Our last post posed the question, “why doesn’t infill development fit in our communities?”
We talked about some reasons: economic factors, contradicting construction methods, scale, and most of all, a disregard for context. Being the ambitious malcontents we are, we refuse to believe we're stuck with generic design. So we rolled up our sleeves, sharpened some pencils, and sketched a little to see if we could do better. The result is Ludlow Yards.
If you attended the Ludlow: Beyond the Curb event last weekend, you probably saw our vision for the grassy field near the railroad tracks laid out on a giant billboard. What makes this concept so different from the developments we discussed in our previous post? We took an approach that we think respects the community and celebrates its history. Here's why:
It speaks to the vernacular.
We began this project by getting to know Ludlow better: we researched the city, walked around, took pictures, and dug up historical photographs. Accessible by train, Ludlow began as a suburb of Cincinnati and grew with the railroad industry, becoming a staple of the Cincinnati Southern Railroad. To the west of the existing commercial “center” of Ludlow was the old Ludlow Lagoon. To the east, where our site is located, was the rail yard. We drew upon the established railroad industry for architectural inspiration. The result is a building that achieves the density of apartments, but whose gabled rooftops allow it to co-exist with the neighboring architecture, past and present. Its size is modern, but its shape is traditional. Warehouse buildings all over the country are being renovated into upscale apartments. The huge windows, high ceilings, and solid construction make them very desirable and easy to adapt. So we thought, “why not start with a warehouse?”
It engages the sidewalk.
The edge of the building is about fifteen feet from the curb for the majority of its length with the distance varying slightly for the different parts of the building. The sections that are closest to the sidewalk have big windows so that the activity inside blends with the activity outside. The variation in sidewalk width along with the street trees creates different kinds of spaces for pedestrians to enjoy: spaces for walking, for resting, for gathering, etc. A variety of uses on the ground floor (such as office space, retail, and restaurants) draws all kinds of people to the site at different times of day.
It creates active public spaces.
Through mixed uses and an irregular footprint, the building becomes a space for things to happen. Program was a strong driver of our design process. We situated quieter uses, like offices and apartments, near residential uses and organized the semi-public uses, like a brewery, cultural museum, creative classroom, or arts center, near the existing railroad bridge. This corner, as the gateway to Ludlow, is the perfect place for a plaza. Moving the building away from the corner not only creates visual interest, it creates a landmark for people to meet up, an art piece that represents the city, and a space for events and gatherings. Opening up the adjacent building with garage doors and creating a public terrace on the second floor allows for flexibility and connects the plaza to the building’s activity. Apartments, restaurants, retail, community, and public spaces combine to keep the space vibrant and engaged 24/7.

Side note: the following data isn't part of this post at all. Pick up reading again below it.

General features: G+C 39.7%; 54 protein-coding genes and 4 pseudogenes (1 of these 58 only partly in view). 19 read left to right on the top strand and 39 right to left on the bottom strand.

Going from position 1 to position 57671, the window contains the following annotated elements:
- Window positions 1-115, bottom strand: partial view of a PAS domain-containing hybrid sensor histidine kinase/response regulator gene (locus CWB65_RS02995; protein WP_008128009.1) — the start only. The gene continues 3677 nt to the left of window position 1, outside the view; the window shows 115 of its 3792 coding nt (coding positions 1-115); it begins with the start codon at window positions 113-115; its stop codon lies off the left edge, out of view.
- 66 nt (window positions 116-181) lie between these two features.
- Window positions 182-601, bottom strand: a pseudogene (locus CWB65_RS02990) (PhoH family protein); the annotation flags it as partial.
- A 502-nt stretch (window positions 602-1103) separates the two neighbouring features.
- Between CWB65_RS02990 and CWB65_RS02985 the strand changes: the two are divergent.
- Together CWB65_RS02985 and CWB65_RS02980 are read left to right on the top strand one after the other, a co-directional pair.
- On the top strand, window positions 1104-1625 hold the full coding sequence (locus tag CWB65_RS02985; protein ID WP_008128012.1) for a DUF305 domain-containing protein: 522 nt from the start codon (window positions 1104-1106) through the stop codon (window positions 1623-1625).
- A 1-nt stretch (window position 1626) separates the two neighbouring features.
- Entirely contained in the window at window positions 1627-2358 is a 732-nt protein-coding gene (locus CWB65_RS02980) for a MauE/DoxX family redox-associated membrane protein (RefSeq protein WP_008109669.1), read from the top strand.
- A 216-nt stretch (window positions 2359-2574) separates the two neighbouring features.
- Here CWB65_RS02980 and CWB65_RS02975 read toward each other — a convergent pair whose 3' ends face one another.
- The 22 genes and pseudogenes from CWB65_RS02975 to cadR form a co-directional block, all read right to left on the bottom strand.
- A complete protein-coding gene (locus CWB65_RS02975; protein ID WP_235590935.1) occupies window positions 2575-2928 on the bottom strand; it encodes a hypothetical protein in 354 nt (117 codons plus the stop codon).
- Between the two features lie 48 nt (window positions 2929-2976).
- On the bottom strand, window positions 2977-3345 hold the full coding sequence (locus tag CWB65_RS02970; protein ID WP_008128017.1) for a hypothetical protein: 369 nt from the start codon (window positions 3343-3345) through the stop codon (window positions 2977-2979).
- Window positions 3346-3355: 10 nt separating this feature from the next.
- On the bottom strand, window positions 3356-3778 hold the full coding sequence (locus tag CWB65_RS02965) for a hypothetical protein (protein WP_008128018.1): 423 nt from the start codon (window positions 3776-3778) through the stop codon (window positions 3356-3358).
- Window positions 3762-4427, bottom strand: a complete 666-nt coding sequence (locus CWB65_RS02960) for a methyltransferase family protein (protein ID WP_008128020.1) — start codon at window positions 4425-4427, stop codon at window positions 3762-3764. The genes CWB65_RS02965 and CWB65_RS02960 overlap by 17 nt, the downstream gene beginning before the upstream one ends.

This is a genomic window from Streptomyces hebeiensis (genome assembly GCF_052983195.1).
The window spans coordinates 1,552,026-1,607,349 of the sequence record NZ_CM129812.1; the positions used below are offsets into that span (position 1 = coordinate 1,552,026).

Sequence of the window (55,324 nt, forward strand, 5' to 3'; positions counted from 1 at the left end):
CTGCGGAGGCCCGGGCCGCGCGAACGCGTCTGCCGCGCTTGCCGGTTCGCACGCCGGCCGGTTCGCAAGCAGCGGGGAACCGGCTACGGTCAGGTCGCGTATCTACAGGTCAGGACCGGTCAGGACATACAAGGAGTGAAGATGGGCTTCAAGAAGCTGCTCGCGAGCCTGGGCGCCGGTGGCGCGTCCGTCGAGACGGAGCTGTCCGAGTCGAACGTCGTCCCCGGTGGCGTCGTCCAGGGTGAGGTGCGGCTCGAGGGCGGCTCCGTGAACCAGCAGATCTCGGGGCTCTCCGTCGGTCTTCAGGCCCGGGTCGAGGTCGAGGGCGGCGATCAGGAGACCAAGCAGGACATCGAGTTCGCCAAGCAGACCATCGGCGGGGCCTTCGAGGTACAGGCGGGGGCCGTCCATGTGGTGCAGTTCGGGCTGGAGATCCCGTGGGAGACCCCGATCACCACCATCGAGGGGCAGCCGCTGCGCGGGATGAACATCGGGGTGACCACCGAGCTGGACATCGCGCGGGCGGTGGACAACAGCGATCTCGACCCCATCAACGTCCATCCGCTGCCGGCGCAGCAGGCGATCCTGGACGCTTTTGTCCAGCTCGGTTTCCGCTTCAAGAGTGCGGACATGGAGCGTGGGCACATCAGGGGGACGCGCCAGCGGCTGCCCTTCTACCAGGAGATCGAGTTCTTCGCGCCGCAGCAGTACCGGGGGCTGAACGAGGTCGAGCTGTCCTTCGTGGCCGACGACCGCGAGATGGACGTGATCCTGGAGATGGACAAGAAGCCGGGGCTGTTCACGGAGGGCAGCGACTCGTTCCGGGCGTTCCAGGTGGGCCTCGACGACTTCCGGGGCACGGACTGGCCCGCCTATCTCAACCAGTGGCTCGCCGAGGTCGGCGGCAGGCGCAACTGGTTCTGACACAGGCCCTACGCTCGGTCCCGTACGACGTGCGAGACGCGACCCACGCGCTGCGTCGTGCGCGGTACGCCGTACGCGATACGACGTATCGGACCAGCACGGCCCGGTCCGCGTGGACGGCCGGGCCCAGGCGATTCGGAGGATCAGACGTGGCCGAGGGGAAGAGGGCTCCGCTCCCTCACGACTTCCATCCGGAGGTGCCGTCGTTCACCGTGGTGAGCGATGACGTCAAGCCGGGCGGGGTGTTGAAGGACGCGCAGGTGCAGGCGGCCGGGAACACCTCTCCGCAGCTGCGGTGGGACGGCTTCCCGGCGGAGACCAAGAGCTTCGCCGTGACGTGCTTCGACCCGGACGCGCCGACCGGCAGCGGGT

It responds to scale.
Though the site is in a section of Ludlow with single-family homes, Ludlow’s growth and the area’s industrial history suggests housing of a much larger scale was the way to go. To bridge the gap, we chose a building typology—the train shed—with roots in Ludlow’s history. Instead of trying to build new high-rises in the small, historic center, we’re bringing the warehouse district back to its industrial-sized origins.
Lastly, it wouldn’t work anywhere but right there.
The reason we (and Ludlow!) love this project so much is because it belongs here. This proposal wouldn’t work anywhere else. Yeah, you could build it somewhere else, but unless it’s a suburban Midwestern river town with strong historical ties to the railroad industry trying to cultivate a new sense of urbanism, it wouldn’t really make sense, would it?
So yes...infill development is often generic and indistinguishable from other projects in other cities. Take a time-tested design that looks decent and doesn't offend anyone and it will make money. We all want our cities to prosper and high-end cookie-cutter developments attract people and help it grow. But we think there's a better way. If you take the time to get to know a community and find out what makes it special, you can develop something that is both modern AND celebrates the history of its surroundings. And when you're done, you have something that looks like it belongs.